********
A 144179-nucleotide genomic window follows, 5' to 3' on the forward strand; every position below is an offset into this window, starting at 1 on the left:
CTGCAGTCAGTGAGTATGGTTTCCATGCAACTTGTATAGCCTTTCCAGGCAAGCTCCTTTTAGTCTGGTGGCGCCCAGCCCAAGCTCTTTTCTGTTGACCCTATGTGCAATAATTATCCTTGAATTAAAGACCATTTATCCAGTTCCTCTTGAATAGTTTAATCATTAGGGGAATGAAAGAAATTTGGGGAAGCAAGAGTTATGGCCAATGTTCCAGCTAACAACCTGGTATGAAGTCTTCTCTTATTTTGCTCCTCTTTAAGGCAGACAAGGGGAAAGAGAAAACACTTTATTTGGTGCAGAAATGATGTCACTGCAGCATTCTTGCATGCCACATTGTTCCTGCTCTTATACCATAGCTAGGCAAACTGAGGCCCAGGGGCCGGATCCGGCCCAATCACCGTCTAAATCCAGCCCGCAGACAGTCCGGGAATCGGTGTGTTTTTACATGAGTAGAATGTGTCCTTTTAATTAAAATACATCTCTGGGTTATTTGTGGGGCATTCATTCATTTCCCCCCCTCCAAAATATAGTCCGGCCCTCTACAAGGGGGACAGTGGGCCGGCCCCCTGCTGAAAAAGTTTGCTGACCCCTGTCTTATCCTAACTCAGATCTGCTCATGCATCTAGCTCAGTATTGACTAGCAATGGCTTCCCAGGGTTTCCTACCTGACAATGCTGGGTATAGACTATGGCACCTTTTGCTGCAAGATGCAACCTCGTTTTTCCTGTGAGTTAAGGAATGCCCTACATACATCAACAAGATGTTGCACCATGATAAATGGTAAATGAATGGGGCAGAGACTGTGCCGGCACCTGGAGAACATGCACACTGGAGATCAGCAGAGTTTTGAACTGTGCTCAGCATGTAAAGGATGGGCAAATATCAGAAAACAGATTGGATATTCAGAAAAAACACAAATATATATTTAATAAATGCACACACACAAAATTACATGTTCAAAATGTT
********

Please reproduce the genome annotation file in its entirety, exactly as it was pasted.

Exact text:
A 144179-nucleotide genomic window follows, 5' to 3' on the forward strand; every position below is an offset into this window, starting at 1 on the left:
CTGCAGTCAGTGAGTATGGTTTCCATGCAACTTGTATAGCCTTTCCAGGCAAGCTCCTTTTAGTCTGGTGGCGCCCAGCCCAAGCTCTTTTCTGTTGACCCTATGTGCAATAATTATCCTTGAATTAAAGACCATTTATCCAGTTCCTCTTGAATAGTTTAATCATTAGGGGAATGAAAGAAATTTGGGGAAGCAAGAGTTATGGCCAATGTTCCAGCTAACAACCTGGTATGAAGTCTTCTCTTATTTTGCTCCTCTTTAAGGCAGACAAGGGGAAAGAGAAAACACTTTATTTGGTGCAGAAATGATGTCACTGCAGCATTCTTGCATGCCACATTGTTCCTGCTCTTATACCATAGCTAGGCAAACTGAGGCCCAGGGGCCGGATCCGGCCCAATCACCGTCTAAATCCAGCCCGCAGACAGTCCGGGAATCGGTGTGTTTTTACATGAGTAGAATGTGTCCTTTTAATTAAAATACATCTCTGGGTTATTTGTGGGGCATTCATTCATTTCCCCCCCTCCAAAATATAGTCCGGCCCTCTACAAGGGGGACAGTGGGCCGGCCCCCTGCTGAAAAAGTTTGCTGACCCCTGTCTTATCCTAACTCAGATCTGCTCATGCATCTAGCTCAGTATTGACTAGCAATGGCTTCCCAGGGTTTCCTACCTGACAATGCTGGGTATAGACTATGGCACCTTTTGCTGCAAGATGCAACCTCGTTTTTCCTGTGAGTTAAGGAATGCCCTACATACATCAACAAGATGTTGCACCATGATAAATGGTAAATGAATGGGGCAGAGACTGTGCCGGCACCTGGAGAACATGCACACTGGAGATCAGCAGAGTTTTGAACTGTGCTCAGCATGTAAAGGATGGGCAAATATCAGAAAACAGATTGGATATTCAGAAAAAACACAAATATATATTTAATAAATGCACACACACAAAATTACATGTTCAAAATGTT